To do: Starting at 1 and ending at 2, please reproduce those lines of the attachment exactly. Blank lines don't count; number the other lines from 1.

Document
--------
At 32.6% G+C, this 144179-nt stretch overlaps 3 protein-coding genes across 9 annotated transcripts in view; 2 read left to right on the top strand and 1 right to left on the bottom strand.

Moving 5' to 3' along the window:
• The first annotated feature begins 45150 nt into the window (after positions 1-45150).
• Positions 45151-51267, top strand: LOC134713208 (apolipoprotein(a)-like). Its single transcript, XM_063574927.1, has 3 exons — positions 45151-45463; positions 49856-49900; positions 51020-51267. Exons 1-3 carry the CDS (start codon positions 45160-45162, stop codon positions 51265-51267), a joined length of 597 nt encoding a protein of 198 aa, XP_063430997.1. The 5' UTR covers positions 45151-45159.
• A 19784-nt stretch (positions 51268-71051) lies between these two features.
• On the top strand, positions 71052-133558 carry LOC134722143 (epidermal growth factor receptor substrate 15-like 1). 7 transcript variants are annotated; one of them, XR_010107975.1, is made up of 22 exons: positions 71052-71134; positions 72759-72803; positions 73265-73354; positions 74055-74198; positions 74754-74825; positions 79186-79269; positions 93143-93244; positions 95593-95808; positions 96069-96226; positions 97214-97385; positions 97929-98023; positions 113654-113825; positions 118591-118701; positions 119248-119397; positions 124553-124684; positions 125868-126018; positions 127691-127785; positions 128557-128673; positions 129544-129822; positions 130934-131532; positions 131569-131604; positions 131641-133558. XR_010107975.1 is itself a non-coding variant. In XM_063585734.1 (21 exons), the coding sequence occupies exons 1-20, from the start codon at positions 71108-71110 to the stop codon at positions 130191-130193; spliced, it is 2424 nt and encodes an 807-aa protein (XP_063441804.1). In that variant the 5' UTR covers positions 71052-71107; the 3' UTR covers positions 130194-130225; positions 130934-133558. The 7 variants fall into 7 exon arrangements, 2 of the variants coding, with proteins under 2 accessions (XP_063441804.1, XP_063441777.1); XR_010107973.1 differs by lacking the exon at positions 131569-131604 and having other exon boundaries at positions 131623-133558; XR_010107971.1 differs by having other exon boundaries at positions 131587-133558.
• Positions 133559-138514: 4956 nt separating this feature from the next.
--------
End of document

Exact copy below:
At 32.6% G+C, this 144179-nt stretch overlaps 3 protein-coding genes across 9 annotated transcripts in view; 2 read left to right on the top strand and 1 right to left on the bottom strand.

Moving 5' to 3' along the window: